Hi, everyone, hope your Thursday is off to a great start.
If you missed yesterday’s newsletter (we chatted with Peter Denious of FLAG Capital Management about the 56 “unicorns” in his portfolio, and why they’re starting to make him nervous), it’s here.
Top News in the A.M.
It may be that few who’ve ordered an Apple Watch will receive it by the official launch date of April 24th. At least, Apple quietly removed the date from its site last night, reports 9to5mac.
This morning, Yahoo and Microsoft announced an amended search relationship that keeps the basic framework of their original, 10-year deal in place while giving both companies — and primarily Yahoo — more autonomy, reports Search Engine Land.
Heads Up: Navdy Raises $20 Million Series A Round
Navdy, a 20-person, San Francisco-based company, has spent the last two years working on a head-up display that can be installed on the dashboard of any car and aims to make driving safer by getting people to look ahead at the road, rather than down at their phones.
Its vision is about to be fulfilled, too. After taking more than 17,000 pre-orders for the product on its site, amounting to more than $6 million in sales, the company says it’s ready to start shipping the first version of the Navdy to customers in the second half of this year. (Pre-orders cost $299; the device will retail for $499.) In fact, investors are so excited about the company’s future that they’ve just given the company $20 million in Series A funding.
Earlier this week, we spoke with Navdy founder and CEO Doug Simpson to learn more. Our chat has been edited for length.
You’ve sold a lot of a product that hasn’t shipped yet. Did we miss your Kickstarter campaign, or did Navdy do this exclusively through its site?
It was all done on our own site. We wanted to have more control over the user experience, and we have a [fun, product demonstration] video that’s done well, with more than 1.4 million views – that’s a big success factor. It’s a problem that people can identify with, and it’s an experience that feels magical, and I think that came across in the video and people got excited about it.
How will big will the product run be, and did you always intend to begin shipping in the second half of this year?
It was not always the plan. We were targeting the first half the year, but the preorder campaign was way more successful than we thought it would be, which made things more difficult, including [regarding] the supply chain. We’ve also continued to [integrate feedback] from a lot of usability testing and made iterations that have taken longer than we expected, but the result is that we’ve made some great improvements in the product. It was a difficult decision to disappoint people with a delay, but it would be worst to disappoint them with the product itself.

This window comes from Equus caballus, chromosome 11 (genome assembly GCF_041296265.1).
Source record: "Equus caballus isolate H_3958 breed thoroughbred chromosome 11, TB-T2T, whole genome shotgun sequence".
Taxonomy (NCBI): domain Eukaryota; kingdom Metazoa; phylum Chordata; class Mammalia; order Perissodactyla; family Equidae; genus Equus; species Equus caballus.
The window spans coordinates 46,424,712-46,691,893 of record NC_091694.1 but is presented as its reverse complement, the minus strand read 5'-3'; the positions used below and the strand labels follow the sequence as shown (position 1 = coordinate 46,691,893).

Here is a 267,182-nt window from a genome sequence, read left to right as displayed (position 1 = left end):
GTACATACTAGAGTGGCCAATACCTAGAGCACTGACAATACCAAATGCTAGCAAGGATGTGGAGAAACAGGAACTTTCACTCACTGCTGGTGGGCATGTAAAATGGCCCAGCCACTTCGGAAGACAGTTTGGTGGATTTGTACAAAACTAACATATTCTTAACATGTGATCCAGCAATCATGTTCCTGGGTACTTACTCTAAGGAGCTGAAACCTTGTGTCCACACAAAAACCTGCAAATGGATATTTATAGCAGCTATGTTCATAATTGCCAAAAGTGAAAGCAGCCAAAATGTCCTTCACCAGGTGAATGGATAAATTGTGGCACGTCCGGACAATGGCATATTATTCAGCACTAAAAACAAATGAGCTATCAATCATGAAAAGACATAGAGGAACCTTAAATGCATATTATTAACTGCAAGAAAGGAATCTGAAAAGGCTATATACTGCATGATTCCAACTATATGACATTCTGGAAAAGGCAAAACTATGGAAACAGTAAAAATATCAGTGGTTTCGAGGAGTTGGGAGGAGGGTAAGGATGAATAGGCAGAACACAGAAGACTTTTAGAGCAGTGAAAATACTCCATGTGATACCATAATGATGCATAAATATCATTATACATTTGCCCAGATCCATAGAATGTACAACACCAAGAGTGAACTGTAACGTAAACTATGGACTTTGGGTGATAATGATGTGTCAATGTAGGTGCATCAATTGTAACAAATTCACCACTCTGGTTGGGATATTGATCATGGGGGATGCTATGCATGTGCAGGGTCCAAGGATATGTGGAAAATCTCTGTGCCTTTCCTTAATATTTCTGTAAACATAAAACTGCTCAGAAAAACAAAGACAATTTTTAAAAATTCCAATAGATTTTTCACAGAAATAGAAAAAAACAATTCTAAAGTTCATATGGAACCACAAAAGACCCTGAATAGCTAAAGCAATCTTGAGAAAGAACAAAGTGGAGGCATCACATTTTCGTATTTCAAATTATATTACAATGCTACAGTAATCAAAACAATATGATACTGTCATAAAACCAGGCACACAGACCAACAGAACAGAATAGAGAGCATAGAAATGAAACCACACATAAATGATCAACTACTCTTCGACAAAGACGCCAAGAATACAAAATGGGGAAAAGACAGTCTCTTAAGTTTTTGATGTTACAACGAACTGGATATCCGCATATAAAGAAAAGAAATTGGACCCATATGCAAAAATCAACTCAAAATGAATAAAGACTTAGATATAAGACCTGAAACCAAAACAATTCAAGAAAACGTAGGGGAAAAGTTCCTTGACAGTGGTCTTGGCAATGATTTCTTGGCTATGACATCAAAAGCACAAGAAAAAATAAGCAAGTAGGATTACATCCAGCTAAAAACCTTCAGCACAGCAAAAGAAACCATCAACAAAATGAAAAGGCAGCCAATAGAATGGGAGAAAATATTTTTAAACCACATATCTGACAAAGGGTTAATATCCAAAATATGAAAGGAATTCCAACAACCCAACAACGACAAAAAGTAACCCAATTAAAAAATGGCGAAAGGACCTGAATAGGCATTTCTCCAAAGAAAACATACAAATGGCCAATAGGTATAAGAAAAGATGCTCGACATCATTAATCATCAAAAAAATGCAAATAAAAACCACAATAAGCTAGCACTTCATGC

As for production capacity, it will take less than a month to get through the orders we have now; after that, we’ll be producing between 20,000 to 30,000 units per month.
And where will they sell?
From a channel perspective, we’ll be able to take orders online this year, and next year, we’ll roll out to other channels, including traditional consumer retailers like Best Buy. We don’t have anything to announce, but the number of retailers and distributors who’ve [reached out out to us] is over 2,000.
You’ve probably gotten a lot of feedback regarding which apps people want Navdy to include and those they don’t. Have you made any big changes based on that feedback?
Not really. Our original plan was to focus on three use case: navigation; communication – meaning call control and text messages; and music control, and the feedback we’ve had is that those are the categories that are important to customers. Music control is a lower priority than the first two, so that’s helped us prioritize our development efforts.
The obvious concern with Navdy is that it will be rendered obsolete by newer cars that have this kind of technology baked in.
One of the surprises of the pre-order campaign is that lots of OEMS have already started contacting us about partnering. That’s always been our strategy, though we thought it would take time to get their interest. It will be a long process, but either way, we always plan to offer a direct-to-consumer product, too.
What proof you have that your product will make driving safer?
As part of user testing, we’ve taken a look at cognitive upload, the distraction of interacting with our product versus the phone. We’re also working with insurance companies and car companies on some of those aspects as well. There’s a lot of evidence to support that head-up display technology itself — developed by the military and used now by all commercial airlines – is safer.
What’s next? Is there a product line in the pipeline?
Yes, we really want to focus on making the in-car experience great, and we think we can expand beyond just this initial product, but right now, we’re very focused on [the first version] and the second version will build on that. I can’t really share more than that right now, though.